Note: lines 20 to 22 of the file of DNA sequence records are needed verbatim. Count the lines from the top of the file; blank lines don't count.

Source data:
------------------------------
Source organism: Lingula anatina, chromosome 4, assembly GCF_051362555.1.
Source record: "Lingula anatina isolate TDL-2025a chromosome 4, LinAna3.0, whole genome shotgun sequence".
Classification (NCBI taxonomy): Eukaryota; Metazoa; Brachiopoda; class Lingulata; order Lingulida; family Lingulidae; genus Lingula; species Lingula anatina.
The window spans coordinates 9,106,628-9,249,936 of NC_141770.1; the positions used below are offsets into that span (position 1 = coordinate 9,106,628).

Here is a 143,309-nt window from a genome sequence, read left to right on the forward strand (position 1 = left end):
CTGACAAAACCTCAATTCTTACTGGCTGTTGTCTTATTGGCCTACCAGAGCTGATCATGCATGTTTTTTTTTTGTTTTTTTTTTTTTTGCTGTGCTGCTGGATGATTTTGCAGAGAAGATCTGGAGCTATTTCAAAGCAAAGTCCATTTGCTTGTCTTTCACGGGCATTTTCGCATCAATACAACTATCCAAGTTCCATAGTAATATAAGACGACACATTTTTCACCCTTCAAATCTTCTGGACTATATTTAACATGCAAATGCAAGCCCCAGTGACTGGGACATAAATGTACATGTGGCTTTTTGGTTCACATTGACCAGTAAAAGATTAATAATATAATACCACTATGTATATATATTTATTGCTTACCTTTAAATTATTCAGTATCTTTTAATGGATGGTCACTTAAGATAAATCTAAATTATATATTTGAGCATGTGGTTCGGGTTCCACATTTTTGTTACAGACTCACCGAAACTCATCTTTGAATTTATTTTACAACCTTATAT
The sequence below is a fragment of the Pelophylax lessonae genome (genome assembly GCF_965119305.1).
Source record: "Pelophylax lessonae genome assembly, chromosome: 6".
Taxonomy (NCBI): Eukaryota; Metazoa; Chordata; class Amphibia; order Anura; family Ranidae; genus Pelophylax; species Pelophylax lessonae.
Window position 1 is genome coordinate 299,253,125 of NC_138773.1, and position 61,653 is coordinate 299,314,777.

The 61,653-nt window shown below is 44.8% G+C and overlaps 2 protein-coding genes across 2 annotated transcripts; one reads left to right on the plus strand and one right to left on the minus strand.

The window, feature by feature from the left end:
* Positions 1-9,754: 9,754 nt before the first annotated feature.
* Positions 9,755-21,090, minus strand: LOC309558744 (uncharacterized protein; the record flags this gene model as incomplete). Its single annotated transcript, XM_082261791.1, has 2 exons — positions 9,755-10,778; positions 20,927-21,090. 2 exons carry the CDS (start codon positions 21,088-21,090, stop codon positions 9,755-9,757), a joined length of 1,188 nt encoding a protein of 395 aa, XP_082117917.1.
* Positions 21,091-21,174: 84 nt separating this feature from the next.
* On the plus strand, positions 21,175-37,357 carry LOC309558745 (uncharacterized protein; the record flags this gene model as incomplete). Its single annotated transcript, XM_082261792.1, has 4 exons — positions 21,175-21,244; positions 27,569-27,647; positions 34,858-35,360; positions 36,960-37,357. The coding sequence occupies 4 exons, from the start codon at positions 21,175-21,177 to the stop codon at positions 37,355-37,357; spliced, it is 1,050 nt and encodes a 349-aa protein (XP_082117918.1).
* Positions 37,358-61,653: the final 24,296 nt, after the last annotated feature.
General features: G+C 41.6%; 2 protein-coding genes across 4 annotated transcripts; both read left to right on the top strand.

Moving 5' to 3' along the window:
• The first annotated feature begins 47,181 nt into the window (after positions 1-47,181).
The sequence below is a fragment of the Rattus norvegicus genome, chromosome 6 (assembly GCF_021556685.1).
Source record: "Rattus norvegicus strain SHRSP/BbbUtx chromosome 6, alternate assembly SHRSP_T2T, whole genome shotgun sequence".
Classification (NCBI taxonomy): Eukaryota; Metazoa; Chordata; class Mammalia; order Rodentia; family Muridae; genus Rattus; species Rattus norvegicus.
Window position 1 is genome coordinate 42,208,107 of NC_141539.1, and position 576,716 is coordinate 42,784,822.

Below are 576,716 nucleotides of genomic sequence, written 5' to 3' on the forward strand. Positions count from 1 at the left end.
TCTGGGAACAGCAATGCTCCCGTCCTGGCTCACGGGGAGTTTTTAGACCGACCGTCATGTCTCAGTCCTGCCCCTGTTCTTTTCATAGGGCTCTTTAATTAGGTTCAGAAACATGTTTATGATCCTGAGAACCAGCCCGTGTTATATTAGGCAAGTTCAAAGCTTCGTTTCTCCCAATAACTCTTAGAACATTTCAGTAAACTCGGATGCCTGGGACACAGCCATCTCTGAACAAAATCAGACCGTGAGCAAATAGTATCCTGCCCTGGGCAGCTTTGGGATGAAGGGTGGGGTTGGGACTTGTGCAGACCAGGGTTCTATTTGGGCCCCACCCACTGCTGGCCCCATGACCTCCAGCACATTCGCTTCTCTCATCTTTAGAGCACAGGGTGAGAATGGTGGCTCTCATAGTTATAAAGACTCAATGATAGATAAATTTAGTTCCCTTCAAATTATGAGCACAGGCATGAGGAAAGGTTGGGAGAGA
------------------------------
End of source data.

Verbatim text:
• The first annotated feature begins 47,181 nt into the window (after positions 1-47,181).
The sequence below is a fragment of the Rattus norvegicus genome, chromosome 6 (assembly GCF_021556685.1).
Source record: "Rattus norvegicus strain SHRSP/BbbUtx chromosome 6, alternate assembly SHRSP_T2T, whole genome shotgun sequence".